So why is the anti-intermarriage narrative solely focused on Jewish education?  The obvious reason is because nobody is going to suggest we turn back the clock on societal acceptance or the freedom to live where we want, even as we wax nostalgic and recall a time of low intermarriage rates as the “good old days.”

The less obvious explanation may be the more powerful: it’s about money. In Peter Beinart’s case it’s about getting the US taxpayer to cover his children’s day school tuition through school vouchers. For the organized Jewish community, it’s about garnering support for one of its core businesses, Jewish education. Nothing seems to sell to Jews better than fear—in this case, fear of intermarriage and of the intermarried—and fear is best spread by misinformation.

Beinart’s op-ed quotes a pseudoscientific study claiming that day schools increase a Jewish child’s likelihood of marrying another Jew “by 14 percentage points.” To claim, as that study does, that you can “control” for all other factors like whether the individual’s social structure is within an Orthodox or secular community, or whether she believes in God or not, or whether he later lives in Seattle or the Upper West Side, in order to proclaim day-school attendance as the cause for Jewish in-marriage breaks the very basics that any Sociology 101 student would learn about cause-and-effect.

Beinart’s misunderstanding of demography is also apparent when he compares the American Jewish community’s 50% intermarriage rate to those in other countries that send more of their children to Jewish day schools, suggesting that Canada’s 35% intermarriage rate or France’s 40% rate somehow represents “success.” A 35% individuals intermarriage rate actually means that there are as many intermarried households created as in-married households (if three Jews intermarrying at 35%, two of those Jews marry each other to create one households, while one of those Jews marries a non-Jew to also create one household). In France, it means that for as long as they’ve “successfully” maintained “only” a 40% intermarriage rate, there have likely been more children born to intermarried than in-married parents. The difference in Jewish population growth in those countries will not be determined by Jewish day schools, but rather by the lack of denominations that accept patrilineal Jews, which will push away many more families than we lose in the US.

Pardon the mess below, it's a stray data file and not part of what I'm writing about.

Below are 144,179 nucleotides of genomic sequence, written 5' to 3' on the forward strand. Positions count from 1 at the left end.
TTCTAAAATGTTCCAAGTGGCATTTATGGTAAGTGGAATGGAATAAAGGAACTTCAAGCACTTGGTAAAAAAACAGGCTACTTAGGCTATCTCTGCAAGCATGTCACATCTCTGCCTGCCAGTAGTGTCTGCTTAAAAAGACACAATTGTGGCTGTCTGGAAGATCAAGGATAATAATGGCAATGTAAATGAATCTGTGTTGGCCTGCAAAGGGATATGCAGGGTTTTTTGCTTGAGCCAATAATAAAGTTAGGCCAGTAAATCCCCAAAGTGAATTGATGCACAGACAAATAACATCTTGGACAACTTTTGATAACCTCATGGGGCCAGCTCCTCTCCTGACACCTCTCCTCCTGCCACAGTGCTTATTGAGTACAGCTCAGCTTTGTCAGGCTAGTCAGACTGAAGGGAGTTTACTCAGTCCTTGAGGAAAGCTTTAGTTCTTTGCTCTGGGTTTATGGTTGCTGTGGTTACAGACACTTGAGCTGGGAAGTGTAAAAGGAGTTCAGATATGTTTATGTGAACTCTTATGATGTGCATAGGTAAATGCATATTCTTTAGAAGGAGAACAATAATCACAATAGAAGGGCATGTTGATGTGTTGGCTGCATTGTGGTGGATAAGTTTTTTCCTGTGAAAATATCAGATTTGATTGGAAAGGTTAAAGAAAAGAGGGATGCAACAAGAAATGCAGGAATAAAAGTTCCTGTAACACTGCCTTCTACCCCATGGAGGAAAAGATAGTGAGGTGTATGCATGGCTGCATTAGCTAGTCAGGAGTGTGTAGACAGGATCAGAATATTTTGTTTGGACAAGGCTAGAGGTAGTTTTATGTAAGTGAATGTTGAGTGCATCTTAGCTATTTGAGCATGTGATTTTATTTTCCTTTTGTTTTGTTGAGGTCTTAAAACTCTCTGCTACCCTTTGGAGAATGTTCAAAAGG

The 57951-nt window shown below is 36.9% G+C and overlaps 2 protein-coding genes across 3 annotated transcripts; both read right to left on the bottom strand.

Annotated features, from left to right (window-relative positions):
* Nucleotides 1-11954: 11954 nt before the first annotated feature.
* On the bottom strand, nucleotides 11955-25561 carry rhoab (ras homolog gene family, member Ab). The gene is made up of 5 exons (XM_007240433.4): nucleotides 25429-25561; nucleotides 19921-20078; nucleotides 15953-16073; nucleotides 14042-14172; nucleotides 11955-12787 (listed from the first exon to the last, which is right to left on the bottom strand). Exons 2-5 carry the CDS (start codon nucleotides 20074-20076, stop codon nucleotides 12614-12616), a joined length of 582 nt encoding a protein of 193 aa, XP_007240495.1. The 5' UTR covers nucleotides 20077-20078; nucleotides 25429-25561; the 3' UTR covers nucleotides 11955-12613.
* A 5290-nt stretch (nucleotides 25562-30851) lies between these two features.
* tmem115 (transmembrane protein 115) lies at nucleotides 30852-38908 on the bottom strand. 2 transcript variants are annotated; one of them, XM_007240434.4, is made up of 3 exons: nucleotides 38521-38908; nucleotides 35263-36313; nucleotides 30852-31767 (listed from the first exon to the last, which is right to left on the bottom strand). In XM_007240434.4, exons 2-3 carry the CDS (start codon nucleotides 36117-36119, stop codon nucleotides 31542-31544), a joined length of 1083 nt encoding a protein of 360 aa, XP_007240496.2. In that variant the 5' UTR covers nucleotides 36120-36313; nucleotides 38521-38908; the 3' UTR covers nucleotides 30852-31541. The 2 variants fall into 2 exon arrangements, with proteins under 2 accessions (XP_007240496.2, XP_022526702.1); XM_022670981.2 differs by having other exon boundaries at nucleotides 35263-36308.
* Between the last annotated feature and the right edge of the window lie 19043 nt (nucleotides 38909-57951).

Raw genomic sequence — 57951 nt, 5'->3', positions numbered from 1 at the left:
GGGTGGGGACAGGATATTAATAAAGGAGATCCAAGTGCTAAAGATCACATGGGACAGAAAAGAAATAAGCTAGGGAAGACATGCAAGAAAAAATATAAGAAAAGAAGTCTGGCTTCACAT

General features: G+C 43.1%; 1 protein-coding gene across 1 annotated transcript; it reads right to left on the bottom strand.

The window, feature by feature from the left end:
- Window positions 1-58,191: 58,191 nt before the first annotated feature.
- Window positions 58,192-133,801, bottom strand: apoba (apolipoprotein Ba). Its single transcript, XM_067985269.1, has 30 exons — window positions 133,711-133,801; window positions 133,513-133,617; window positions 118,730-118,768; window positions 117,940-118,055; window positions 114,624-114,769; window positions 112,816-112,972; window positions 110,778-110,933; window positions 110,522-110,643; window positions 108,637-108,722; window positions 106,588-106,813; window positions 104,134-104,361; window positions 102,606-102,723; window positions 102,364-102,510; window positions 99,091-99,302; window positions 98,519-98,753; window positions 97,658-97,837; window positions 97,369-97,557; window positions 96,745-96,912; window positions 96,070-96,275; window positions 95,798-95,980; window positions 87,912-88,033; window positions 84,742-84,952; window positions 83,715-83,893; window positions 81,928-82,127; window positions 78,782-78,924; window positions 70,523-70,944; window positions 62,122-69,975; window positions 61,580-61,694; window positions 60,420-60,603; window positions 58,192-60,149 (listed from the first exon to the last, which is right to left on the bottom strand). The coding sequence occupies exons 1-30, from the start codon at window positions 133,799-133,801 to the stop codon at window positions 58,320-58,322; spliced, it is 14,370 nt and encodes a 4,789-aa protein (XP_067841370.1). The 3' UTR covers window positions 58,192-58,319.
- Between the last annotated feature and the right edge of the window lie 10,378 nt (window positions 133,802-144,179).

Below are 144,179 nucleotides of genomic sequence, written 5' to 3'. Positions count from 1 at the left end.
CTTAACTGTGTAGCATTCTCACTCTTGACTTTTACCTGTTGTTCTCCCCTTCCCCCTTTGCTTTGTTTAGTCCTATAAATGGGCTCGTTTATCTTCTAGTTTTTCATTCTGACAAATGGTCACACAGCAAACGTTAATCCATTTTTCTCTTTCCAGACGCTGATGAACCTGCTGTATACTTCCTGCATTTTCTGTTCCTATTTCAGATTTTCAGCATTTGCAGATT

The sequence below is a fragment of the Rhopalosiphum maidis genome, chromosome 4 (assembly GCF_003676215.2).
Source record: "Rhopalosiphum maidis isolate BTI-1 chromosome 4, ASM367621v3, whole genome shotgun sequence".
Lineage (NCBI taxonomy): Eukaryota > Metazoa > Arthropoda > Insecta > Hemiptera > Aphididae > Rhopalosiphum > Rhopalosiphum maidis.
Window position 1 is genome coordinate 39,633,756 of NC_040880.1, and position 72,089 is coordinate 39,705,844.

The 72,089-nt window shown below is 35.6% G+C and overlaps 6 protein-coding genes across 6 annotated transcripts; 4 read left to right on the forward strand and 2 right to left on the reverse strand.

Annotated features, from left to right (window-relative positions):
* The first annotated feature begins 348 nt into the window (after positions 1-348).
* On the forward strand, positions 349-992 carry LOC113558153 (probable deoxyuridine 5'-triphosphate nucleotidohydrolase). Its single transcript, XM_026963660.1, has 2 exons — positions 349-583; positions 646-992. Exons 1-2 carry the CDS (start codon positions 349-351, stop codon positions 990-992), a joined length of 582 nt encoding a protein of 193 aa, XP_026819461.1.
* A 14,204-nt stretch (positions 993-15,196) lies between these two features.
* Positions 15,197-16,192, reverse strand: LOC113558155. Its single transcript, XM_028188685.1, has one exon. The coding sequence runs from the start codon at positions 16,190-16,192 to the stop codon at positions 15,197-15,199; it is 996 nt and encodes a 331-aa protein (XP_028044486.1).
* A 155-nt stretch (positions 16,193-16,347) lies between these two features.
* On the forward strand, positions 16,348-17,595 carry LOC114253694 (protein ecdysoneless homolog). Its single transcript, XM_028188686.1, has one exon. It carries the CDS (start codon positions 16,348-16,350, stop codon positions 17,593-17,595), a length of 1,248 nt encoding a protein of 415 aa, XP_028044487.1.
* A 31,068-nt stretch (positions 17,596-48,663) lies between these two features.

Whether or not Beinart should be responsible for understanding the nuance between the “individuals” versus “couples” rates of intermarriage is debatable, but one group that must understand Jewish statistics better is our Jewish communal leadership, which continues to hire the same two or three agenda-driven advocate/sociologists over and over again for decades. If you really want to know how effective your programs are, or what is really happening among the Jewish population, why hire Jews who care deeply about seeing specific outcomes? Why not hire any of the countless non-Jewish firms who couldn’t care less about what they find, and only care that the way they find it is scientifically sound?

Because, of course, then you have to be prepared to have your narrative challenged.  A new intermarriage narrative has emerged in much of the community, even as the old one refuses to die. The new narrative demonstrates how essential the inclusion of intermarried families is in Jewish life, even in day school communities. In the new narrative, Jewish education is not a vaccine against dreaded outcomes, it’s the sharing of wisdom and heritage that impacts positively on individuals, whether they have two, one, or no Jewish parents. Fear of intermarriage as a motivating factor for doing anything needs to be expunged from our communal institutions, to be replaced by the joy of sharing what we love about being Jewish with all who might benefit.

Paul Golin is associate executive director of the Jewish Outreach Institute and co-author of How to Raise Jewish Children Even When You’re Not Jewish Yourself.